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On loyalty, money, and wanting to be a New York Met

Or, how Bartolo Colon and Yoenis Cespedes learned what I've always known.

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I've never kept friends for very long.

Sometimes we fight. Most of the time we drift. Once I moved and didn't tell anyone I was leaving.

I also believe with all my heart in loyaltyeither because of or in spite of everything else.

I'm loyal to family and to coworkers, to in-over-my-head academic programs (I still have nightmares about high school IB—International Baccalaureate—exams) and to TV shows (I stuck with Scandal, Pretty Little Liars, and post-Sorkin West Wing).

Above all, I've been loyal to the Mets, through the good times and the bad (I'm only 23, so it's been mostly bad). I sat through 2011 Jason Bay and 2002 Shawn Estes. I also sat through 2015 Jacob deGromLucas Duda, Matt Harvey, and Wilmer Flores.

I was always coming back in 2016. There was no doubt of that. I'm always going to be here. It was everyone else that I was worried about.

Not the fans. We always come back, whether the Mets finish the season in fourth or in first. It's the players that run screaming for the hills when the calendar flips to November.

This year, it's different. Yoenis Cespedes came back. Bartolo Colon came back.

It's not like they're not getting paid: Cespedes will average $25 million a year if he stays for all three seasons and Colon's $7.25 million is not nothing for a pitcher who will turn 43 in May. They also might have left money on the table to come back to Citi Field, to finish what they started in 2015, to be Mets again. For the first time in a long time, players seem to want to be here. And that means more to me than almost anything else.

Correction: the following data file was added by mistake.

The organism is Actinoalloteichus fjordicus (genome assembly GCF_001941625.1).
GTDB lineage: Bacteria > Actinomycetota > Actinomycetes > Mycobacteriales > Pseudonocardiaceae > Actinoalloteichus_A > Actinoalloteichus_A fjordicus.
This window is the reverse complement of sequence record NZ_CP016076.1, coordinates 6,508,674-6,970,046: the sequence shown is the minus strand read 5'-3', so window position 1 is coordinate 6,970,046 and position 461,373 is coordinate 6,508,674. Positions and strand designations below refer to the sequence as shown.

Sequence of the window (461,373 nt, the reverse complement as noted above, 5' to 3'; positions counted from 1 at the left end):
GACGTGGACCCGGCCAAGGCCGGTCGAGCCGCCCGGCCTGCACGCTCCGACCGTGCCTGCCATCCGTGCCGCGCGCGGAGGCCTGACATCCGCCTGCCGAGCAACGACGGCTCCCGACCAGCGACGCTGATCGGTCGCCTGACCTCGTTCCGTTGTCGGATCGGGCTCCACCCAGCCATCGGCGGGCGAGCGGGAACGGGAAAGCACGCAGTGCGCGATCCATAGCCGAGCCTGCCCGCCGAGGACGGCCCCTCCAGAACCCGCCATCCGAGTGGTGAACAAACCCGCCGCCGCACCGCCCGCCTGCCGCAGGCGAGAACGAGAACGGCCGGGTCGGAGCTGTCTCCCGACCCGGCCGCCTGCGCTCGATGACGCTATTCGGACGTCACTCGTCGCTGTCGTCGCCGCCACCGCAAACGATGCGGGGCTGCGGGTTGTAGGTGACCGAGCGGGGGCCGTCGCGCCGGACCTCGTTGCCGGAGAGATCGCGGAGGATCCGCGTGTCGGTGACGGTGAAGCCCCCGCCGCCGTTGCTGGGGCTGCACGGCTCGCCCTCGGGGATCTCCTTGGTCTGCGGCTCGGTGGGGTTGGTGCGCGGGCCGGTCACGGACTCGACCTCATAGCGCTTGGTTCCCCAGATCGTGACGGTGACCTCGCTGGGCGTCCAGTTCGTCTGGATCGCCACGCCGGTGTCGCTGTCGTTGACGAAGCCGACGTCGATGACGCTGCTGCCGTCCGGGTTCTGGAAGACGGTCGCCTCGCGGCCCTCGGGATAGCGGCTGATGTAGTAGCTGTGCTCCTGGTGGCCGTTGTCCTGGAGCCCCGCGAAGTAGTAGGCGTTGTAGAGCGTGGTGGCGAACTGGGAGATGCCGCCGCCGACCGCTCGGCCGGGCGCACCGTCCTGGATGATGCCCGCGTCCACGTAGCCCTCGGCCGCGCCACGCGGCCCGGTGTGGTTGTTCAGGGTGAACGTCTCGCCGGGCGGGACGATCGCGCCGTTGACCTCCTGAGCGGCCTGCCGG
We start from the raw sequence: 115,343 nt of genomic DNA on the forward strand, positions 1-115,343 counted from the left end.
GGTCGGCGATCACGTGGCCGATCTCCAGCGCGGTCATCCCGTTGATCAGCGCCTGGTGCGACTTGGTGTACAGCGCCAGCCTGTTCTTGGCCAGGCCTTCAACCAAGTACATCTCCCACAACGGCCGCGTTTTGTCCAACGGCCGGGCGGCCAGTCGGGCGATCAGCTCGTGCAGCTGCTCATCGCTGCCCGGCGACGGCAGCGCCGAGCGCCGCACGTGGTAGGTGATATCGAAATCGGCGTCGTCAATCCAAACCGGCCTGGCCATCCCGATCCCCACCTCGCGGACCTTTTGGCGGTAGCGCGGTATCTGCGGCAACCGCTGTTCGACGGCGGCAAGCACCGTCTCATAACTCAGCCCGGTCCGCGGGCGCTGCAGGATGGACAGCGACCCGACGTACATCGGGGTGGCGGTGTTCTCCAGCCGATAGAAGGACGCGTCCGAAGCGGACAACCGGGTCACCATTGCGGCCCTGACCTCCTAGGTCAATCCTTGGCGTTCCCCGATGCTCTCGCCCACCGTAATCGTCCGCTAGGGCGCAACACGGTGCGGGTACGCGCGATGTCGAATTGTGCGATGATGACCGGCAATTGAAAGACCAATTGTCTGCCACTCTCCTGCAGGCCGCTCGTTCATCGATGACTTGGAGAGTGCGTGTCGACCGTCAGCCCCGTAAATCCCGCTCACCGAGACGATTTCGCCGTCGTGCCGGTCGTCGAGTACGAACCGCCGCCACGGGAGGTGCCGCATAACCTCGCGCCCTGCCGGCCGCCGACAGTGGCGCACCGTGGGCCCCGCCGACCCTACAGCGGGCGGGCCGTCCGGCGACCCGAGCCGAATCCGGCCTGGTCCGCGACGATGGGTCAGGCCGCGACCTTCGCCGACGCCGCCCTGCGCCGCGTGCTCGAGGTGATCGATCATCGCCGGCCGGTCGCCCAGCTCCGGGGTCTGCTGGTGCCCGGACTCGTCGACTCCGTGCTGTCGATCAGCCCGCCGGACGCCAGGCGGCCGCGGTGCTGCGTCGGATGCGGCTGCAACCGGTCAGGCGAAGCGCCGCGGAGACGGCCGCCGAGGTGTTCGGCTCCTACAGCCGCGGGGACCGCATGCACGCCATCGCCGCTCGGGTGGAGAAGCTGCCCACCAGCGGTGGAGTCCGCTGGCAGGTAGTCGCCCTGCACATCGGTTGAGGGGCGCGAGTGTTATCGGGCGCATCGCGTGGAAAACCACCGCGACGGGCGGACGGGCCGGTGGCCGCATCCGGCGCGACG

Free agents want to go to the Yankees and the Giants and the Cardinals. There's money there. There are rings there. I get it. The Mets have something, too: they have heart.

I'm a big fan of heart. I'm a fan of players who want to be here, who want to play for this team that means so much to so many people. Wilmer Flores and Zack Wheeler fought to stay because of heart. David Wright fought to come back because of heart. Michael Cuddyer retired mid-contract because of heart. We're all here because of heart.

Their heart got me here, got me through family issues and work disasters and everything in between. If Wright can come play through spinal stenosis, who am I to hide at home because something in my life didn't work out perfectly? If Wheeler can watch from a couch in Port St. Lucie while his teammates make it all the way to the World Series, I can't complain about not getting invited to a party.

My editor asked me to define heart, to explain it or measure it. There's no formula, no Statcast, or ZiPS, but here's what I came up with:

I want a player who loves his town. I want Noah Syndergaard spending his offseason at 30 Rock and Madison Square Garden and MetLife Stadium. I want a player who loves his fans. I want Buddy Carlyle playing catch with a kid in the stands before every game. I want a player who loves his team. I want Wilmer Flores crying at the thought of leaving the Mets. That, to me, is heart.

Heart is about playing for the logo, not the contract.

Colon saw that heart and he wanted more of it. He came back because he wanted more New York, more Mets. Colon loves us almost as much as we love him.

Surely that's worth more than his contract.

Cespedes wanted to come back, too. The Nationals offered him a deal, but he picked the Mets. He wants the ring, sure. Who wouldn't? And re-signing with the Mets gives him a good shot at adding to his already impressive jewelry collection.

But do you think Hansel Robles sat down and ran through PECOTA projections when he worked to convince Cespedes to come back? As much as I would like a transcript of that, I really can't imagine that's how the conversation went.

Instead, I imagine it went a little like this:

"Hey Yoenis, remember those three months you spent in a dugout full of people who believe in their team, in their fans, in their city more than anything? Want a few more years of that?"

Cespedes said yes. Colon said yes.

I say yes, too.